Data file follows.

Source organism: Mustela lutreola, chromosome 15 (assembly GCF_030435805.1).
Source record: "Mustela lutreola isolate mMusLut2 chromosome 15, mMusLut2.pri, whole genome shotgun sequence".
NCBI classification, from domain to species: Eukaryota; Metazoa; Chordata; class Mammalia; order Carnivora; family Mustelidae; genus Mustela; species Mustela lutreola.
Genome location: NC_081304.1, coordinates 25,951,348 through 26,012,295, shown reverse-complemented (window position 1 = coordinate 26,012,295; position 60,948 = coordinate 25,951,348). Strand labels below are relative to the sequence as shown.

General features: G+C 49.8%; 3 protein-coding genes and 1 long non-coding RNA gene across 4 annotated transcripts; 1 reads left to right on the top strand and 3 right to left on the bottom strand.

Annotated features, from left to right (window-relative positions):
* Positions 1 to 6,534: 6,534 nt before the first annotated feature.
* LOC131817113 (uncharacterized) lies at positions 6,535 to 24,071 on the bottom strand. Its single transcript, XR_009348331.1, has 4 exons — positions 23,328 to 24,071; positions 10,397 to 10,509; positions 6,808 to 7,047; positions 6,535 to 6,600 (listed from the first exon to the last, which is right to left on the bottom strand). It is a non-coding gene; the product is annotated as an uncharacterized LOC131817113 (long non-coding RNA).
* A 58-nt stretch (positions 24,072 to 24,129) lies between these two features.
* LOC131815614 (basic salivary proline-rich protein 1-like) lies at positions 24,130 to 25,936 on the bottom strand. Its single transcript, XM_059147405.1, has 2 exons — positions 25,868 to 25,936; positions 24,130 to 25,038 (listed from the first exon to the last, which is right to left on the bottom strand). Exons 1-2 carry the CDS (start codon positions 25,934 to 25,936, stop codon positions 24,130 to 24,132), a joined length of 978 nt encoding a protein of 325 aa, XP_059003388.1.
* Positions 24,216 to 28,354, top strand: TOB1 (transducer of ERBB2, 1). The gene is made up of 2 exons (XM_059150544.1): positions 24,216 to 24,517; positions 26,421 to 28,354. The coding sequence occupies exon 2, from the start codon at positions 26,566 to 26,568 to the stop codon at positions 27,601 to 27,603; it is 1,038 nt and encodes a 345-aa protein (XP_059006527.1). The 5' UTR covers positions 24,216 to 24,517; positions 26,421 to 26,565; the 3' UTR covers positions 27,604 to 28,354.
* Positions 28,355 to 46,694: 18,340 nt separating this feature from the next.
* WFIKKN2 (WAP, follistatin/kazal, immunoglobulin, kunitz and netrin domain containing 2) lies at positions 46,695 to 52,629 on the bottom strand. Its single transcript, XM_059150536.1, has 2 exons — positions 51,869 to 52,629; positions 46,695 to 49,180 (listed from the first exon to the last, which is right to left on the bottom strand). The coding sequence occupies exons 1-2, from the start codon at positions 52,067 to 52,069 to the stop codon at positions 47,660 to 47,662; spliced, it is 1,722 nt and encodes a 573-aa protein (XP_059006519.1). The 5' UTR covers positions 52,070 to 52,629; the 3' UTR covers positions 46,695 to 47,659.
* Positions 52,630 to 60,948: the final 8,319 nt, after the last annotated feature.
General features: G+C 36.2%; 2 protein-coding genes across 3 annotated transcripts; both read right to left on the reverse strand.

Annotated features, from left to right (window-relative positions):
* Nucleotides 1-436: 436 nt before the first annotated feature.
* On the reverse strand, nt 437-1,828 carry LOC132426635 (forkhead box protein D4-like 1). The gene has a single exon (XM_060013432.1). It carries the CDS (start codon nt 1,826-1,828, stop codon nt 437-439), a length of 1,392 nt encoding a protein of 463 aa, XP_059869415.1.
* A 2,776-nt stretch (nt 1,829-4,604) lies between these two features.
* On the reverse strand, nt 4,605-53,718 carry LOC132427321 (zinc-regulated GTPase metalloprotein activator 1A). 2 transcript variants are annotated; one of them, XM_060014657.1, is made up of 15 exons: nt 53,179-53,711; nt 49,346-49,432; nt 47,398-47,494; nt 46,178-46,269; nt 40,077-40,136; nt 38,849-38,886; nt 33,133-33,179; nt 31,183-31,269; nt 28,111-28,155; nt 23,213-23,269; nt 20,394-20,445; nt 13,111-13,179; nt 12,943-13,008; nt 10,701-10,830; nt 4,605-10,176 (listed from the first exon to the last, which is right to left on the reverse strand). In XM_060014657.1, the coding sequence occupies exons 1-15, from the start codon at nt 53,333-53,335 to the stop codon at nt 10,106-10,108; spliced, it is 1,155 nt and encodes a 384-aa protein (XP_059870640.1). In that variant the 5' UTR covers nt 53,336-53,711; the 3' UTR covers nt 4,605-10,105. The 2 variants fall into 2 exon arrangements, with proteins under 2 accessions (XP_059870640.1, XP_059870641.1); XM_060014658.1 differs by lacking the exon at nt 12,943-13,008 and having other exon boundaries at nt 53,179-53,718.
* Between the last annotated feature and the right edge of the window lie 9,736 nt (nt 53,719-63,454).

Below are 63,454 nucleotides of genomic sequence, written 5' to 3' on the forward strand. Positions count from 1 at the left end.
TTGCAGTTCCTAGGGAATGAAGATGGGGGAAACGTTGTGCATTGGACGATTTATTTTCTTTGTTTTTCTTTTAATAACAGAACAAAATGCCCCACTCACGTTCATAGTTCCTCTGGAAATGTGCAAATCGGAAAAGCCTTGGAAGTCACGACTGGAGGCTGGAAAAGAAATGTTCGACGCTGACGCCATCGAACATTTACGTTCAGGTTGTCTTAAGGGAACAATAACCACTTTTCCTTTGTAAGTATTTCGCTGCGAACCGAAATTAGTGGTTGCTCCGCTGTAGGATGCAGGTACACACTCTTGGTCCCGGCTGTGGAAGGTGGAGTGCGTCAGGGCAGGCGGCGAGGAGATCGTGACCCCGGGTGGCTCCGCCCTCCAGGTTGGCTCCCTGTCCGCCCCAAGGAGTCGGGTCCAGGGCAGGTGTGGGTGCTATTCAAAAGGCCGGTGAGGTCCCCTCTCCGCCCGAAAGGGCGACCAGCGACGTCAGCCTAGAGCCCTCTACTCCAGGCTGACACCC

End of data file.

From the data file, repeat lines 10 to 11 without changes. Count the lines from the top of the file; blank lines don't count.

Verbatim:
* LOC131815614 (basic salivary proline-rich protein 1-like) lies at positions 24,130 to 25,936 on the bottom strand. Its single transcript, XM_059147405.1, has 2 exons — positions 25,868 to 25,936; positions 24,130 to 25,038 (listed from the first exon to the last, which is right to left on the bottom strand). Exons 1-2 carry the CDS (start codon positions 25,934 to 25,936, stop codon positions 24,130 to 24,132), a joined length of 978 nt encoding a protein of 325 aa, XP_059003388.1.
* Positions 24,216 to 28,354, top strand: TOB1 (transducer of ERBB2, 1). The gene is made up of 2 exons (XM_059150544.1): positions 24,216 to 24,517; positions 26,421 to 28,354. The coding sequence occupies exon 2, from the start codon at positions 26,566 to 26,568 to the stop codon at positions 27,601 to 27,603; it is 1,038 nt and encodes a 345-aa protein (XP_059006527.1). The 5' UTR covers positions 24,216 to 24,517; positions 26,421 to 26,565; the 3' UTR covers positions 27,604 to 28,354.